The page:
Baseline CD4+/CD8+ ratio, but not viremia, inflammation or use of antiretroviral therapy, predicted increased levels of trimethylamine-N-oxide at follow-up
To assess if immune status, HIV viremia and inflammation predicted TMAO levels at baseline and follow-up, we assessed the individual cohorts by repeated measure ANOVA and linear regression analysis.
In the PHI and chronic HIV-1 cohorts, TMAO levels did not associate with male sex, Caucasian origin or MSM status. Age, viral load, CD4+ cell count or CD4+/CD8+ ratio did not predict TMAO levels in either cohort, nor did they associate with change in TMAO levels (ΔTMAO: follow-up − baseline levels) with one exception: in the chronic HIV-1 cohort, we found that higher baseline CD4+/CD8+ ratio predicted increased ΔTMAO (B = 11.92, P = 0.016). None of the inflammatory markers (sCD14, LPS, LBP, D-dimer) predicted TMAO levels or ΔTMAO in the chronic HIV-1 cohort. Moreover, in the chronic HIV-1 cohort, neither use of protease inhibitor nor NNRTI predicted follow-up TMAO levels, or ΔTMAO.
In the chronic ART cohort, multiple regression analysis demonstrated that neither preART-VL, CD4+ cell count, CD4+/CD8+ ratio, nor baseline CD4+ cell count or CD4+/CD8+ ratio predicted TMAO, whenever controlling for age, MSM, eGFR, years with HIV, years of ART and years with undetectable viral load. Similarly, markers of baseline inflammation (hsCRP, sCD14 and LPS) neither predict TMAO levels nor did use of protease inhibitor or NNRTI have a significant effect on TMAO levels.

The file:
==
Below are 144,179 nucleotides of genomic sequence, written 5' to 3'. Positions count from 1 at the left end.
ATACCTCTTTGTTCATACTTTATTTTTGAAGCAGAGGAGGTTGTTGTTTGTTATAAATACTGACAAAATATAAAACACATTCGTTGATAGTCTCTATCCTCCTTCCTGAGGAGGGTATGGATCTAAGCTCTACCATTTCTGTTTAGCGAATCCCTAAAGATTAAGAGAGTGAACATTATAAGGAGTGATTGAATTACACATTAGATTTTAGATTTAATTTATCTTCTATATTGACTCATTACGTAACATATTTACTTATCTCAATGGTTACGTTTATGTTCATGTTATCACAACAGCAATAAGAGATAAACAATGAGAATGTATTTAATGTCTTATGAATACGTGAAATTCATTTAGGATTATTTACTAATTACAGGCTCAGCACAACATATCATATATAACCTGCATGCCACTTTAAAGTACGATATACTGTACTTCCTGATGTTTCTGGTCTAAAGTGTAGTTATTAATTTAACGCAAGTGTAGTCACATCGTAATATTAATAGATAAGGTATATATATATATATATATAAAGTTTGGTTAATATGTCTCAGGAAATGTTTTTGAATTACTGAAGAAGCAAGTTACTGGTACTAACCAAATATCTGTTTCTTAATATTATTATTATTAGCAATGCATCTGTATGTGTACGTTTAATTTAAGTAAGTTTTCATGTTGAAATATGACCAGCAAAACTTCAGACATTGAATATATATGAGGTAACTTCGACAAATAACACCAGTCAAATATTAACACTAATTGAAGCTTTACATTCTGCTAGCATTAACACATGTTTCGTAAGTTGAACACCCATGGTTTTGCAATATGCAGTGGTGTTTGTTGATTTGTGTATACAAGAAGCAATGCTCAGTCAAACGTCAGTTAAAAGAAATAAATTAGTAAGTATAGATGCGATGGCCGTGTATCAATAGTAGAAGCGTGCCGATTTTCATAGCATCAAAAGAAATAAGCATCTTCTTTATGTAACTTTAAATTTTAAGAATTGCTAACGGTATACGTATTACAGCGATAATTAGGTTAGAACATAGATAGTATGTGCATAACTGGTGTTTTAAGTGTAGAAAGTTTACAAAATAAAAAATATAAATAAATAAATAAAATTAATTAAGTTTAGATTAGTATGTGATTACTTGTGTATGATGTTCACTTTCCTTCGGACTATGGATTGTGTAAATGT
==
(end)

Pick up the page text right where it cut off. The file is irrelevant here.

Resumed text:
Higher trimethylamine-N-oxide levels did not infer a significantly increased risk for cardiovascular events
During 6 years follow-up, there were six registered cardiovascular events in the chronic ART cohort. Although the study was not powered to predict cardiovascular events, the highest tertile of TMAO (>4.93 μmol/l) was nonsignificantly associated with a 2.8-fold risk [hazard ratio 2.76: 95% confidence interval (CI) 0.29–26.70, P = 0.38].
Lack of increase in plasma trimethylamine-N-oxide levels after antiretroviral therapy initiation associated with loss of Bacteroidetes and increased lipopolysaccharide levels
Intrigued by the strong association between baseline CD4+/CD8+ ratio and increased TMAO levels after ART initiation in the chronic HIV-1 cohort we further assessed the cohort with regards to changes in TMAO-levels.
We found that increased TMAO levels after ART initiation (ΔTMAO >1 μmol/l), were present in a subgroup of 10 HIV individuals whereas no increase (Δ TMAO <1 μmol/l) was observed in 11 individuals (Fig. 2a). Individuals with increased TMAO levels had significantly higher CD4+/CD8+ ratio at baseline (Fig. 2b) compared with patients with no increase. The two groups had a similar age and sex distribution but in the group with increased TMAO levels, more individuals were treated with protease inhibitor (80%), compared with the group with no increase (50%; P = 0.210). On the basis of the hypothesis that lower CD4+/CD8+ ratio may reflect a more dysregulated gut microbiota, we compared the microbial composition in individuals with increase versus no increase in ΔTMAO levels in relation to corresponding healthy controls.